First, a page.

Guerrilla Tacos Chef Wes Avila Will Bring the Fire at His Brick-and-Mortar Restaurant
The street-food master celebrates his cookbook release by parking his food truck in the Arts District space.
“Right now, we’re inside the back pantry of Guerrilla Tacos,” he says. “This is going to be a wood-fired oven, a wood-fired grill and a wood-fired al pastor, the only one in L.A.. We’re going to build a separate hood just for that.”
Avila, of course, is known for serving some of L.A.’s most inventive and delicious tacos out of his food truck. He’s known for slinging wild boar tacos and uni tostadas and truffle quesadillas that you eat on sidewalks in front of coffee shops. He’s known for turning foie gras into street food. He’s known for using organic Kernel of Truth tortillas. He’s known for regularly changing his produce-forward creations based on what’s at the farmers' market, for serving tacos with squash blossoms and purple potatoes one week and tacos with cauliflower, olives and dates another week.
“It’s straight-up L.A.,” Avila says of his food. “It’s a very strong influence from Mexico because it is tacos. But for the most part, it’s pretty eclectic as far as influences I’ve taken from everywhere.”
And again, it’s all been happening out of a food truck. So the potential for what Avila can do in an actual restaurant seems limitless, especially in L.A., where chefs don’t concern themselves with limits.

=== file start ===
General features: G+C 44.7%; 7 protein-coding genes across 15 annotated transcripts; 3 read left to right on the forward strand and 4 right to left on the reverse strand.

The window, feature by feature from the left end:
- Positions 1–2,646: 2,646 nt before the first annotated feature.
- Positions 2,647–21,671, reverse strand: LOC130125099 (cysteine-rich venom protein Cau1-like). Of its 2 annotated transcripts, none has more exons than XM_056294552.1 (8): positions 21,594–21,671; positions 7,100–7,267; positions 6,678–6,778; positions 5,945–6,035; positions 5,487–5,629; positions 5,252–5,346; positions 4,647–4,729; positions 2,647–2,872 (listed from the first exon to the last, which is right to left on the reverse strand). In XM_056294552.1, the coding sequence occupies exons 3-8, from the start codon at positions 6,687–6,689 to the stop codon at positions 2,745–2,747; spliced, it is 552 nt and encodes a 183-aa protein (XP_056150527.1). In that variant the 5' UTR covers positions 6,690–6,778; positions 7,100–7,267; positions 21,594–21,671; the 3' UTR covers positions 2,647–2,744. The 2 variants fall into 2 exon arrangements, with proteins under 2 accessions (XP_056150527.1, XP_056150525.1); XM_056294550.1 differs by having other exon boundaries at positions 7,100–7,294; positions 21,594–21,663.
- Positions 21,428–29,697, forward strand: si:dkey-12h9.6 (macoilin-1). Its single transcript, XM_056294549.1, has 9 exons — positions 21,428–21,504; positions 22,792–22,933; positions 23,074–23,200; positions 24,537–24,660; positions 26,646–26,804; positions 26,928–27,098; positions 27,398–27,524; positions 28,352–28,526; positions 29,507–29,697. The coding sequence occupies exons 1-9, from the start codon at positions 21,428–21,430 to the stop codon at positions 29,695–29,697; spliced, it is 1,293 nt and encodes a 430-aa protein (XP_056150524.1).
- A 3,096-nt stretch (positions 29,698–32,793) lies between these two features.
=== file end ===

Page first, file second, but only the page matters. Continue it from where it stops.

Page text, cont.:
“Over here on the West Coast, we don’t have a lot of rules,” Avila says. “We don’t have an old guard. So it’s like a lot of young guys are saying, ‘I’m just going to do the food I learned from my parents, but with my refined touch from working with great chefs.'”
Avila is a chef who went to culinary school in California and France. He spent time honing his skills in the kitchens of Michelin-starred legend Alain Ducasse, as well as standard-bearing L.A. chefs Walter Manzke and Gary Menes. But he realized what he ultimately wanted to do was combine his classical training with local produce, premium proteins and deep cuts of meat to upgrade the taco experience in Los Angeles.
Now he’s got a beautiful new cookbook that showcases tacos with ingredients like sweet potato (his best-selling item), lobster, pig’s head and duck heart. That’s why he was at his Arts District space last Friday. He was celebrating his cookbook release with a blowout bash where his truck was parked outside.
When Avila opens his restaurant at 2000 East Seventh St. in early 2018, he’ll have an 80-seat dining room along with a 40-seat street-facing patio. He’ll have a full bar for micheladas, margaritas and so much more.
He’s already been playing around with the wood-fired Traeger grill/smoker he recently got.
“I’ve been smoking whole goats, smoking briskets, smoking vegetables,” he says. “I have a lot of experience in other stuff, but I wanted to keep it pretty rustic. So that’s why we’re doing a lot of wood-fired here.”
Beyond the kitchen, the dining room, the patio and the bar, the restaurant has a big outdoor area in the back where his truck was parked last Friday. I ask Avila if he might use the back for additional seating.
“That back is actually going to be parking,” says Avila, whose restaurant space is in a buzzing, crowded-at-night neighborhood that’s home to Bestia, The Factory Kitchen, Everson Royce Bar, Fritzi Coop, EightyTwo and other hotspots. “Parking is more valuable in the Arts District.”
This is such an L.A. story: You start with a food truck and end up with your own parking lot.